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Pete Skorcz Spotlight

Interest in Geriatrics leads to Action Plan

Nursing student Pete Skorcz has a knack with geriatric patients

Pete Skorcz taps into a patient's sense of humor to help him relax during a photo session.

Taking the first step toward making a difference in the care of the elderly:
Hands-on care through CNA certification

Pete Skorcz has a great concern for the elderly population, a concern he discovered when he first took a CNA (Certified Nurse Aide/Assistant) class. He landed in that class as a result of being disillusioned with his original college plan of going into medicine and becoming a physician. After shadowing doctors, he realized the profession was not what he had imagined it would be. He wanted to be involved in all the aspects of patient care, not just diagnosing and prescribing. So a pre-nursing friend of his suggested he take a CNA class with her that she needed as prerequisite for the UW nursing program.

CNA classes have a clinical component, where students work with the elderly in the nursing home. After the first day of clinical, Skorcz found himself stunned: "I had to ask myself, 'What did I just experience?!! I had never been exposed to the breakdown of the human body in aging. And the work of a CNA is not clean work. Not many want to do it, but it has to be done. Do I want to do this kind of work?? I could see that this population needs so much help; they can't defend themselves. Many cannot complain or explain what might be wrong. I had to decide 'Yes,' I do want to help."

Skorcz found that he had an easy rapport with the folks in the assisted living and nursing homes. He has a particular sensitivity for the residents who suffer with dementia. "I've learned to role-play, to be who they think I am."  He also seems to have a sensitivity as to what is needed for the moment, as pictured above.

So Skorcz took his first step in making a difference by signing up to be a CNA, subsequently working as a CNA for three years in his home town of Rock Springs, Wyoming.

Second step:
Increased knowledge

Skorcz' ability to effectively help the elderly population took a crucial step forward when he changed his major to nursing and started classes in the UW nursing program. "I didn't know how much I didn't know!" says Skorcz. He learned more about health and geriatrics, important information that went way beyond what he had learned through the CNA program. Although that kind of education would be expected in a nursing program and not in a CNA program, he felt some of the education was vital to a CNA's role in adequately caring for geriatric patients. "I could have helped the residents of the assistant living center sooner if I had been equipped with this information," says Skorcz. "Many nurses in skilled nursing facilities rely on CNAs and the information they report and the tasks that they do. CNAs are more likely to notice minor changes in behavior, skin condition, ability to complete ADLs [Activities of Daily Living], and other subtle changes in a client’s health that should warrant an in-depth assessment by a nurse. Were CNAs educated to better recognize the subtle changes or risks to client health, there would be more prompt assessments, interventions, and better health outcomes for the clients."

Below Skorcz shares some of what he wished he had known as a CNA that he did not learn until he was a nursing student:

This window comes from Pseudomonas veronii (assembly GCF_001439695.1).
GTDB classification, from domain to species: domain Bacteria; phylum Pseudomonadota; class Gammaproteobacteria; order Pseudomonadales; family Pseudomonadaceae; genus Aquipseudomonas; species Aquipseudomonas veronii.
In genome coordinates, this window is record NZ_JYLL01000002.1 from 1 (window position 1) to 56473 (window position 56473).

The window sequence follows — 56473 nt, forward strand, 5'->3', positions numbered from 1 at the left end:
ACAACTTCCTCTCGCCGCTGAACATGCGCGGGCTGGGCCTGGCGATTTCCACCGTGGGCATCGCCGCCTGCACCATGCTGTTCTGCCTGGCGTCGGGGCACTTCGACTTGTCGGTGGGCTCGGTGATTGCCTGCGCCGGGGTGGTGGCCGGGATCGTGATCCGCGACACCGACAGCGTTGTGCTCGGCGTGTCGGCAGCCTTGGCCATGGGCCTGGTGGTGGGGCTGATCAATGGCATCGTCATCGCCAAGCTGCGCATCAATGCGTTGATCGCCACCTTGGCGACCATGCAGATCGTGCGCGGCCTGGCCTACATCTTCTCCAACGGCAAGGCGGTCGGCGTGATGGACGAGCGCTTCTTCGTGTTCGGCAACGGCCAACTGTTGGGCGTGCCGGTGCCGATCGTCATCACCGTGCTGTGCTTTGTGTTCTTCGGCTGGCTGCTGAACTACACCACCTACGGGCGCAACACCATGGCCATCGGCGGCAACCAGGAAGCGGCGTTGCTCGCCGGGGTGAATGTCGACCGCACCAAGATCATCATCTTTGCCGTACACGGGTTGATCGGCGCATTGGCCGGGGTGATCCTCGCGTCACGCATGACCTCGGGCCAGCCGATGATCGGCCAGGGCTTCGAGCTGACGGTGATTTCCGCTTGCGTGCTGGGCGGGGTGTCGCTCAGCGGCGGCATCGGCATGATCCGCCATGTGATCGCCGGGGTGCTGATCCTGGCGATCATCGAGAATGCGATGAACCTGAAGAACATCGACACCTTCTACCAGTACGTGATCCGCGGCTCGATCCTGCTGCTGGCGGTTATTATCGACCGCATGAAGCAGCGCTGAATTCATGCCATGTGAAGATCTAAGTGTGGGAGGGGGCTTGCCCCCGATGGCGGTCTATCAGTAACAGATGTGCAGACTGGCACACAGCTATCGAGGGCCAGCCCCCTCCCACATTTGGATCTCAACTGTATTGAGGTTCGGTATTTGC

- Being able to differentiate Dementia, Delirium, and Depression

- Recognizing prominent or dangerous drug side effects (the risk for Digitalis toxicity is increased in older adults)

- Knowing what is considered 'normal' changes with aging as opposed to abnormal or disease changes

- Acquiring a knowledge of current alternative medicines (CAMSs) and their interactions with prescription drugs

- Understanding dementia progression staging

- Knowing the stages of pressure ulcers

So how could Skorcz be a catalyst for change?

Third step:
Plan of action

Skorcz is also a University of Wyoming Honors Student. One of the expectations of the Honors Program is for students to complete a senior project in their last semester. Skorcz knew he wanted to focus on Geriatrics, but that is a "pretty wide field," says Skorcz.  "I had a stack of papers this high," spreading his hands several inches high to describe the data he had on Geriatrics. So how could he narrow the focus? As he visited with friends and coworkers who were also working as CNAs, he started asking them what they had learned and what they wished they had known in order to be more effective in their positions. Skorcz' project started taking shape. He decided it would be best to focus on finding the weaknesses/gaps in the education of CNAs for his project focus.

Skorcz says, "I currently am in the fairly early stages of the project. I have been polishing up the rough edges before I begin collecting data. Up until now, I have been searching for other research done on the topic." Skorcz has also put together a questionnaire with which he will survey CNAs, once the IRB (Institutional Review Board) form is completed and sent through the proper channels. The IRB is a check to ensure that he is doing an ethical study. At the same time, Skorcz is finalizing a base survey - a ten-minute quiz - that should gauge lapses in CNAs' knowledge. He will write a 35-40 page paper and will give a 15-minute presentation to his faculty advisor and panel. His presentation will be in April or May, before finals.

Fourth step:

"Forming a full-scale intervention, via in-service training sessions for CNAs in nursing homes and assisted living facilities," says Skorcz, "will be a future project to continue my work later on in my career, provided that my research proves the need for an intervention."  



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